In present-day Poland, a new railway station was opened in the city of Kraków. (At the time, the city had recently become part of a section of the Austrian Empire known as the Grand Duchy of Kraków.) On the same day of the station’s formal debut, the first train to operate at the facility departed there for the city of Mysłowice. A miniature silver version of the steam engine used to move this inaugural train can be seen today near the station in Kraców.
The station was built as a terminus of the Kraców-Upper Silesia Railway, and construction on the facility had started in 1844. Peter Rosenbaum, an architect from the city of Wrocław (approximately 170 miles northwest of Kraków), designed the station in a neo-Renaissance style. At the time of its completion, the facility was widely regarded as one of the most modern and beautiful railway stations in that region of Europe.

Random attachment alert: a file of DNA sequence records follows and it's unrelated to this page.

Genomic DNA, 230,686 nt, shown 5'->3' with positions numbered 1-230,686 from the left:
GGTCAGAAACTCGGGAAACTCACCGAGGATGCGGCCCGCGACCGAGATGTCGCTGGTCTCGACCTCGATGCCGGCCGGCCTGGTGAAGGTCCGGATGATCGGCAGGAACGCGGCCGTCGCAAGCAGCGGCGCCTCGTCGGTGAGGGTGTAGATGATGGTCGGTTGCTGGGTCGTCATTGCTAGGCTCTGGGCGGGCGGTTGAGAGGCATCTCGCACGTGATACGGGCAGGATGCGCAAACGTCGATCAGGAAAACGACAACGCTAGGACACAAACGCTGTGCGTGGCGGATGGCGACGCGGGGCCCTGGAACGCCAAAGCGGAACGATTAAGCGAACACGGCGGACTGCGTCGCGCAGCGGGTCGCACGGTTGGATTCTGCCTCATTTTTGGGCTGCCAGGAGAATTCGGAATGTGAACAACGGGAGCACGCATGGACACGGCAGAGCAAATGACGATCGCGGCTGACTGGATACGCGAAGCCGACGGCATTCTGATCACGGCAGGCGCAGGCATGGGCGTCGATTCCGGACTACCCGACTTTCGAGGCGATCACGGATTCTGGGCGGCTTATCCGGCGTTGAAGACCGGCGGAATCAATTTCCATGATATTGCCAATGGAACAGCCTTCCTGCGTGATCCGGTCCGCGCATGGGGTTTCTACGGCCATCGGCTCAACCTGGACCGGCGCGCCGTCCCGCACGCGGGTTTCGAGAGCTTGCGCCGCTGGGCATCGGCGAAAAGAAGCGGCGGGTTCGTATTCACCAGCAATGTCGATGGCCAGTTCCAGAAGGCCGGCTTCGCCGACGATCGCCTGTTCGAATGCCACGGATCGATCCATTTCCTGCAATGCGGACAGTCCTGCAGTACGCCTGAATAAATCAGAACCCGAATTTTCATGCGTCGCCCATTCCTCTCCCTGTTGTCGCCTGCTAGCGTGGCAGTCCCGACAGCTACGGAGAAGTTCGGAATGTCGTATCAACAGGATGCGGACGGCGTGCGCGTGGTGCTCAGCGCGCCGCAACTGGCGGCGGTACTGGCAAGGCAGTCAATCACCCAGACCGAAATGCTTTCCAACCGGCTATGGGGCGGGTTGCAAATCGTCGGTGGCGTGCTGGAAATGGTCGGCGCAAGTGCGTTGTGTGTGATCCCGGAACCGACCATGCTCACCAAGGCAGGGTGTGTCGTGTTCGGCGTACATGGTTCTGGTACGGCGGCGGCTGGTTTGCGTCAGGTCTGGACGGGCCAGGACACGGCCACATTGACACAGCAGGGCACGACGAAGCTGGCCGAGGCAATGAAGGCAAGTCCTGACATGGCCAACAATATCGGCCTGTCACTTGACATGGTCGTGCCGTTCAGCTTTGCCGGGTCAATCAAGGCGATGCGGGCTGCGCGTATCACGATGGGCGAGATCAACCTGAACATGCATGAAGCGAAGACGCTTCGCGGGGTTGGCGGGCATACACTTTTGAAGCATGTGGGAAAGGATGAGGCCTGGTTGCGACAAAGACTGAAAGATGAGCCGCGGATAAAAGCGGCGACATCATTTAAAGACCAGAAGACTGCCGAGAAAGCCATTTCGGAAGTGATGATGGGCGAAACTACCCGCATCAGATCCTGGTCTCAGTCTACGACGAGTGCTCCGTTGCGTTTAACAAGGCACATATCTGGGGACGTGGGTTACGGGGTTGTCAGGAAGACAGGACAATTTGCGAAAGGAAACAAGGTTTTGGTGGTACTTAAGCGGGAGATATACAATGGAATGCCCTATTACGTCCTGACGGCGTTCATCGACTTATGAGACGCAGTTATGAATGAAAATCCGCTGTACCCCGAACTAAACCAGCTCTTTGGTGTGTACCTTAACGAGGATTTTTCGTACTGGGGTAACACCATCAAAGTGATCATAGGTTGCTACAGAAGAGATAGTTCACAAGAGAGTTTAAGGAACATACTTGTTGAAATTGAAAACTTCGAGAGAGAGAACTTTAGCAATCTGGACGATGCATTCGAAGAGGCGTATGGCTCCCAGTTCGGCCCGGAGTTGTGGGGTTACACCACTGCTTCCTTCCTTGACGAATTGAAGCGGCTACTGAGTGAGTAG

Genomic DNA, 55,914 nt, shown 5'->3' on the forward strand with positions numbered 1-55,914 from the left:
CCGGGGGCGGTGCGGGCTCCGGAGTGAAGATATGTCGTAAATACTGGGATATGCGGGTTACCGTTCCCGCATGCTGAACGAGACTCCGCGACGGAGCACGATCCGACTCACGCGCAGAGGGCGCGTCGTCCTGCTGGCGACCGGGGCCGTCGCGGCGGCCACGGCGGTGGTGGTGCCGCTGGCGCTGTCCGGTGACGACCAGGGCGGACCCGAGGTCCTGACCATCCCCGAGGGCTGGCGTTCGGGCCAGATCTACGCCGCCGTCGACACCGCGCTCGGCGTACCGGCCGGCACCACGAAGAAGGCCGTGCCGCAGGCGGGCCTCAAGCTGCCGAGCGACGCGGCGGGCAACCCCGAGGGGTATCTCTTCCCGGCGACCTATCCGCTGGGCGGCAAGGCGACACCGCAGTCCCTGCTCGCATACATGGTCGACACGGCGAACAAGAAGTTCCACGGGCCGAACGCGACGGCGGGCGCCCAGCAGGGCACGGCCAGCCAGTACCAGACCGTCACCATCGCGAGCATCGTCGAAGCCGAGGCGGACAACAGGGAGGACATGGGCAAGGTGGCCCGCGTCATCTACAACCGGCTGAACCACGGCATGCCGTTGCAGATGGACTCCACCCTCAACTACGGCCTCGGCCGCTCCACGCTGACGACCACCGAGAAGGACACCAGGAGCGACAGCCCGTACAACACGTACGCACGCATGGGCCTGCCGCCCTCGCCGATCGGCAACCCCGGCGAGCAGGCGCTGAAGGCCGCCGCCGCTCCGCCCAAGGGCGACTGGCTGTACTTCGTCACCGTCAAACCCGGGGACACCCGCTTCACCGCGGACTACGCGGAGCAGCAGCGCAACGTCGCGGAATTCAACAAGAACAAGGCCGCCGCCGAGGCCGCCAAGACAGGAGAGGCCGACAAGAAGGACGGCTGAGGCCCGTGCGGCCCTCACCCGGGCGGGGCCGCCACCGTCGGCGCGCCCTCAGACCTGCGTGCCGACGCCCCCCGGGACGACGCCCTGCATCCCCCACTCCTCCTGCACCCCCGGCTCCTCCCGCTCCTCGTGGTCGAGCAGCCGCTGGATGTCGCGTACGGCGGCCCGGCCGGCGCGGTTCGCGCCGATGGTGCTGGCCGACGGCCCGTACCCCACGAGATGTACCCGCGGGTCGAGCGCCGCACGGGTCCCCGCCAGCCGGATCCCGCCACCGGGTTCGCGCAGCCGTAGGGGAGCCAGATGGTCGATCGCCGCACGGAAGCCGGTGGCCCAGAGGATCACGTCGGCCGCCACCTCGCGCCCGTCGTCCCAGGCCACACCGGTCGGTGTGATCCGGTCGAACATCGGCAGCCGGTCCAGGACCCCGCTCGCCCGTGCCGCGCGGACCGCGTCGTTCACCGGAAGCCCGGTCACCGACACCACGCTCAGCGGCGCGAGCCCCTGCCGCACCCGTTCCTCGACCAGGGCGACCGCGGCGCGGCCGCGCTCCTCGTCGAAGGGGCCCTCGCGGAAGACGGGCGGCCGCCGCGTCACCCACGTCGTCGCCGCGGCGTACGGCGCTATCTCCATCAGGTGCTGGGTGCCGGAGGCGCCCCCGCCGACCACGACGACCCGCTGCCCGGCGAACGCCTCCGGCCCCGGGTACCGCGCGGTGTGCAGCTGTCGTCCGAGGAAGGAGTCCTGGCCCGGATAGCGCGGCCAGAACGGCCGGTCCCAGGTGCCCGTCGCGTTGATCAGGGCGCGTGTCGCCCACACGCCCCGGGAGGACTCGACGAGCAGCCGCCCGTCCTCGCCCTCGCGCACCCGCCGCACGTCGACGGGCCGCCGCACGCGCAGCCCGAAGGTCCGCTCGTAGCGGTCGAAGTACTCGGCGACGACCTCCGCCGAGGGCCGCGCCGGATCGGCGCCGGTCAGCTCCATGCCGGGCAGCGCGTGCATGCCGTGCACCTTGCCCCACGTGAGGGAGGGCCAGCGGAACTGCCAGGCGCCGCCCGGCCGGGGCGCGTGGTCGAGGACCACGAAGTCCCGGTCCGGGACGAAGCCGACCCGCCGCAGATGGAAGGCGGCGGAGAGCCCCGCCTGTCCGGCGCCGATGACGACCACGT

To accommodate increasing railway traffic, the station was renovated and enlarged several times both between 1869 and 1894 and during the 1930s. The station has undergone additional renovations in more recent years. Kraków Główny railway station, as it is officially called, remains the largest and most centrally located facility of its kind in one of Poland’s oldest and most populous cities.
For more information about Kraków Glówny railway station, please check out https://en.wikipedia.org/wiki/Kraków_Główny_railway_station and http://www.mim.krakow.pl/krakow-railway-station